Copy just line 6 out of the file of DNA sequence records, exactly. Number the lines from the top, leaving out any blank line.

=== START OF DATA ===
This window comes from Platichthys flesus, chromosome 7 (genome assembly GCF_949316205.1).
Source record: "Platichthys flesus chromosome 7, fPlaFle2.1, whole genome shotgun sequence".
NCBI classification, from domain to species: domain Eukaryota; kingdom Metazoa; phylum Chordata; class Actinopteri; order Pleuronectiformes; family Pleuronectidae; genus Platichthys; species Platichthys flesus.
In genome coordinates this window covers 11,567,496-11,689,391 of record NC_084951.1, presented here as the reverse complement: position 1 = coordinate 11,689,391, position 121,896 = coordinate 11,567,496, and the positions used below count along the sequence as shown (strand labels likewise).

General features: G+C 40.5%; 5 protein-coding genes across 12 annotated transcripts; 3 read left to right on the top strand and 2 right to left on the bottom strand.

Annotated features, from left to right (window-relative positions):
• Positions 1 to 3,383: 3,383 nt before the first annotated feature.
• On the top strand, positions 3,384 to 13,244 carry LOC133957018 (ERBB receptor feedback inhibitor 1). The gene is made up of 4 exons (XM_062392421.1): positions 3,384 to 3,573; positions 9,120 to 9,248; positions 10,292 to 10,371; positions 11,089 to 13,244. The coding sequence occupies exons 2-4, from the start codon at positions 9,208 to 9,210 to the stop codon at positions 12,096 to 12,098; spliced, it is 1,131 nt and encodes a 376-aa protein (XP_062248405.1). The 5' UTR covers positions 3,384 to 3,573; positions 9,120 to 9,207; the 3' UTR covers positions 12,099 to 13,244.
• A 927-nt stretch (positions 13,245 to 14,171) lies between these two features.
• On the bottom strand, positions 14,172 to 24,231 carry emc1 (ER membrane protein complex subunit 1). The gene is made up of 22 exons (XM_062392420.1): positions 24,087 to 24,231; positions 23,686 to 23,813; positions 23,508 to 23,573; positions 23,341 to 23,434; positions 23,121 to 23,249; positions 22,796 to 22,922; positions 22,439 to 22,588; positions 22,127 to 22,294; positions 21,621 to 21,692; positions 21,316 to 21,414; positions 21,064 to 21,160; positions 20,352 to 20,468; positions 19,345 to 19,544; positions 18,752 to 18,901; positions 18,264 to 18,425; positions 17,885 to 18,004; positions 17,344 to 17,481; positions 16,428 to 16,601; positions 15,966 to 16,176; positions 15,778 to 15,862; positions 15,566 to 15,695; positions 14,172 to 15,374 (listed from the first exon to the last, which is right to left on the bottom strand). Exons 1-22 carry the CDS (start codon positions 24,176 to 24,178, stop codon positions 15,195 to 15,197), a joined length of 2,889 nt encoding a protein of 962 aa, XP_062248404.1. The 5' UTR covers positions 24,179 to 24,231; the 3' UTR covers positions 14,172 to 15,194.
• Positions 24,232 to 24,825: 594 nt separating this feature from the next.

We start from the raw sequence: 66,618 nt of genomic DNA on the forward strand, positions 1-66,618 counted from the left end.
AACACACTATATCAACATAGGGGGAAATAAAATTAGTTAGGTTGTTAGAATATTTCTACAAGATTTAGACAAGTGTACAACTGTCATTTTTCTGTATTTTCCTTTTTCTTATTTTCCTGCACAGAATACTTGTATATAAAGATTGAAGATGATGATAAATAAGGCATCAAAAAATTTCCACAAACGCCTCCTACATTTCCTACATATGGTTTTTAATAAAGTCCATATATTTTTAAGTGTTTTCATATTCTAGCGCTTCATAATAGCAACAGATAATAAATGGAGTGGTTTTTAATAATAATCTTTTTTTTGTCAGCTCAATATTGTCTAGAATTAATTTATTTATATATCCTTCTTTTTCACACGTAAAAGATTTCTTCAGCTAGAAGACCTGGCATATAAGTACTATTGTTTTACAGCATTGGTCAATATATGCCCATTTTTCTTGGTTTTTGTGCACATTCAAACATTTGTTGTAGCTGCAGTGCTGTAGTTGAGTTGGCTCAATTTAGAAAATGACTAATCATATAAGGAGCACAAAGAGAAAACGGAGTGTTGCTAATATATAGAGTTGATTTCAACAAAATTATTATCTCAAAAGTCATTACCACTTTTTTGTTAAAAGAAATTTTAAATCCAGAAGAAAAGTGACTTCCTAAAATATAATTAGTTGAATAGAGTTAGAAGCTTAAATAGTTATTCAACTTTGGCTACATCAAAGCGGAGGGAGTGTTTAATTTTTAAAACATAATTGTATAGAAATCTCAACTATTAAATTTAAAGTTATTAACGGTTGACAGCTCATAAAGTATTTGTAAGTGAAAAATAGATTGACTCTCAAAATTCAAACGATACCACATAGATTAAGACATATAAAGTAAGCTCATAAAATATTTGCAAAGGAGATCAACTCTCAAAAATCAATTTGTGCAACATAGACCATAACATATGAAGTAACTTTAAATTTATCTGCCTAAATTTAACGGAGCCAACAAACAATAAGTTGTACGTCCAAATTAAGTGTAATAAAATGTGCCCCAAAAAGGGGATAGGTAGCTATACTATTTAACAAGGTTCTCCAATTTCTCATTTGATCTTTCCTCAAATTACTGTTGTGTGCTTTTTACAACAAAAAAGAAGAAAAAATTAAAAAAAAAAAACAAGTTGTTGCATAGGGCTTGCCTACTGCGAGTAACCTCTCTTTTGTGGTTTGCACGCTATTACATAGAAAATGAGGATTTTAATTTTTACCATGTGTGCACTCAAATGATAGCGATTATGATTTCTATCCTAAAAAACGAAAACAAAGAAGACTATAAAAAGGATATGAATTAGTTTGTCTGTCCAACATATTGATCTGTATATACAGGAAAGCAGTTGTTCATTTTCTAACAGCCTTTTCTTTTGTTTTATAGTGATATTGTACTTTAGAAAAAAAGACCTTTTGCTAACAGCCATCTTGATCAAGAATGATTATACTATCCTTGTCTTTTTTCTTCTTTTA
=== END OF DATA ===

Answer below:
Annotated features, from left to right (window-relative positions):